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"Animal Painting #013-0825 (deer)"
Les Thomas, "Animal Painting #013-0825 (deer)," 2013, oil on board, 60” x 60”.
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"Animal Painting #013-0830 (cinnamon bear)"
Les Thomas, "Animal Painting #013-0830 (cinnamon bear)," 2013, oil on canvas, 48” x 48”.
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"Animal Painting #012-0651 (trout)"
Les Thomas, "Animal Painting #012-0651 (trout)," 2012, oil on canvas, 48” x 48”.
By Maureen Latta
Les Thomas likes to prowl hardware stores looking for tools he can use to make interesting marks in his paintings. He’s interested not merely in prosaic standbys such as spatulas and putty knives, but also in unconventional objects like sink strainers and toilet plungers. “I don’t use brushes ever,” he says. “I think the reason is to escape from certain conventions of painting.”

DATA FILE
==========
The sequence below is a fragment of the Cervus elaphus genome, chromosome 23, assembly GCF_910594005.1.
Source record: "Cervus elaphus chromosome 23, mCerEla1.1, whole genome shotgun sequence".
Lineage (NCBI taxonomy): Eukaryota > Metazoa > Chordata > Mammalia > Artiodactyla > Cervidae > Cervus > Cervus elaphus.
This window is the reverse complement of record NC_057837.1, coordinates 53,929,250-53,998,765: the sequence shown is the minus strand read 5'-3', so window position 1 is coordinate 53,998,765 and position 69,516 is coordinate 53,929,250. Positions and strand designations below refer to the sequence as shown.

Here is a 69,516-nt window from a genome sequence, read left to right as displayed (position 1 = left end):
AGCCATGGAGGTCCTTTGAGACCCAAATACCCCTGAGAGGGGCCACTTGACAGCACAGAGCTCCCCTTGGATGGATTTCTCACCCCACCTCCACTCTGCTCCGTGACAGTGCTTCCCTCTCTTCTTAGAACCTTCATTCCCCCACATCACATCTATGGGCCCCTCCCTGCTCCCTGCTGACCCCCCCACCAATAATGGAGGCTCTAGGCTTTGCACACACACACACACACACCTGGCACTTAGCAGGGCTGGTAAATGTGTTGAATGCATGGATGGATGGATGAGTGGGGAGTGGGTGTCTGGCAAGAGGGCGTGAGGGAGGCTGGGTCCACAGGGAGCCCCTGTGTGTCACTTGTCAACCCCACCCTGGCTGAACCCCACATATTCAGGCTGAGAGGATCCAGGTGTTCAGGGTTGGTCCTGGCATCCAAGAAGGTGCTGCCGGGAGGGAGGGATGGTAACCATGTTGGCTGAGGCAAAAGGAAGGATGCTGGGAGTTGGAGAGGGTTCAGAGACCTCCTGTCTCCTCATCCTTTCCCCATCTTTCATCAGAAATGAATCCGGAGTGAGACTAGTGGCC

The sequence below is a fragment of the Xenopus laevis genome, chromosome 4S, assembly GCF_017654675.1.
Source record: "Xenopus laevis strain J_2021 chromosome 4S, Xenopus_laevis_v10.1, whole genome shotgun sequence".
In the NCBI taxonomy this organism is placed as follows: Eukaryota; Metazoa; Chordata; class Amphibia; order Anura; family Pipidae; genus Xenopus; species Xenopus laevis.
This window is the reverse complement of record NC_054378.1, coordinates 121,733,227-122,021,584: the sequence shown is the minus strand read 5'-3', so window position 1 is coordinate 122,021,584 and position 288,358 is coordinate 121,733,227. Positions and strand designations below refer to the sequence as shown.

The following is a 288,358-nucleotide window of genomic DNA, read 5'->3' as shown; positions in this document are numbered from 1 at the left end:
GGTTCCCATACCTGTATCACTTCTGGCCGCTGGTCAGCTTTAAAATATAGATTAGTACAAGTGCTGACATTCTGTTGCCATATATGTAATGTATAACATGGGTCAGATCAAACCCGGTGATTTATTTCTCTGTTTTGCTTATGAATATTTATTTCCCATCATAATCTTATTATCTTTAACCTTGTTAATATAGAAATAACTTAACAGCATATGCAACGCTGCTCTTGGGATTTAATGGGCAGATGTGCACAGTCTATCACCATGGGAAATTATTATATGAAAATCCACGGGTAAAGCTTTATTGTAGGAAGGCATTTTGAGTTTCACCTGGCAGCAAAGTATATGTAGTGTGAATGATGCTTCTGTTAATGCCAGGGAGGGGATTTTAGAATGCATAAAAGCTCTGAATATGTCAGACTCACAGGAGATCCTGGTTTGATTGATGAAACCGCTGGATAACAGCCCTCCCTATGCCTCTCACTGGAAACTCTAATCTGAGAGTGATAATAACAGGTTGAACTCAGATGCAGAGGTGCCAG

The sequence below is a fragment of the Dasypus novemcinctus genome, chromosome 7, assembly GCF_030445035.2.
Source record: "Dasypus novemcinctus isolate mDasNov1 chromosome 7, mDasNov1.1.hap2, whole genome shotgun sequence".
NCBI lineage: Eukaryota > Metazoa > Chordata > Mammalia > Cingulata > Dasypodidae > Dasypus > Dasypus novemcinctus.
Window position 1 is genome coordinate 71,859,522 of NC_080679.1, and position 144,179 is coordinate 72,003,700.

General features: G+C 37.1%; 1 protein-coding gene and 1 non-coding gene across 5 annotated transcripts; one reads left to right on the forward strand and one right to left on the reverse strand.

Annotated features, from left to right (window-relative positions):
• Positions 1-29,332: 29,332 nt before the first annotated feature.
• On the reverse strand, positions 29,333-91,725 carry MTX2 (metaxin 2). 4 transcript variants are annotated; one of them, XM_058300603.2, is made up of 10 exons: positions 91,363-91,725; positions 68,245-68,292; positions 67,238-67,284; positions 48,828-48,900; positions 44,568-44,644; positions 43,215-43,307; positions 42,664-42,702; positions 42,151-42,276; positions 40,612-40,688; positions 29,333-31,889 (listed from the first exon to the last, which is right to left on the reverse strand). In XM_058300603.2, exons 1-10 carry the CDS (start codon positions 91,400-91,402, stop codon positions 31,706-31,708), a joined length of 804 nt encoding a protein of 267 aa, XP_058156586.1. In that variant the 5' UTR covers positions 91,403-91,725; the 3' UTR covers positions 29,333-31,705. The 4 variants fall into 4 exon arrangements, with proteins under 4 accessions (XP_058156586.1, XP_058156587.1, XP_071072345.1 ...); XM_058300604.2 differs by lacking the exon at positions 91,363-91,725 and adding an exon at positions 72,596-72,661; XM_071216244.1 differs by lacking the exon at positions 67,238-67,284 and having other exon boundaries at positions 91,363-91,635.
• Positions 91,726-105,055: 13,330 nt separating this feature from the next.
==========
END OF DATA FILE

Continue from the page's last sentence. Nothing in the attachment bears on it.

Thomas lives in the hamlet of Bragg Creek, west of Calgary, where he is known for creating textured paintings that feature a single animal in the centre of a square canvas or board. However, he defies the conventional label of wildlife artist – he doesn’t strive for hyper-realistic rendering and is more interested in the smears, drips and patterns that surround and overlay his subjects.
Thomas’ training included a year at the Slade School of Fine Art in London at a time when art-world debate over the supposed death of painting was challenging painters to find ways to resuscitate the medium. He says he eventually forged a path by combining an analytical approach to painting with his love of animals and the outdoors. “An animal in nature is not subject to time or a schedule or anything beyond its own impulses. I kind of approach art that way. So, in some ways, the animals symbolize the very act of making the picture itself.”
His latest works feature wolves and fish. He retains a resolute commitment to his own vision. “I think being regional is more important than trying to emulate something off the pages of Art Forum.”
Les Thomas is represented by Canada House Gallery in Banff, which celebrates its 40th anniversary this year, and by Douglas Udell Gallery in Edmonton and Vancouver. His work is priced at $2,000 to $30,000.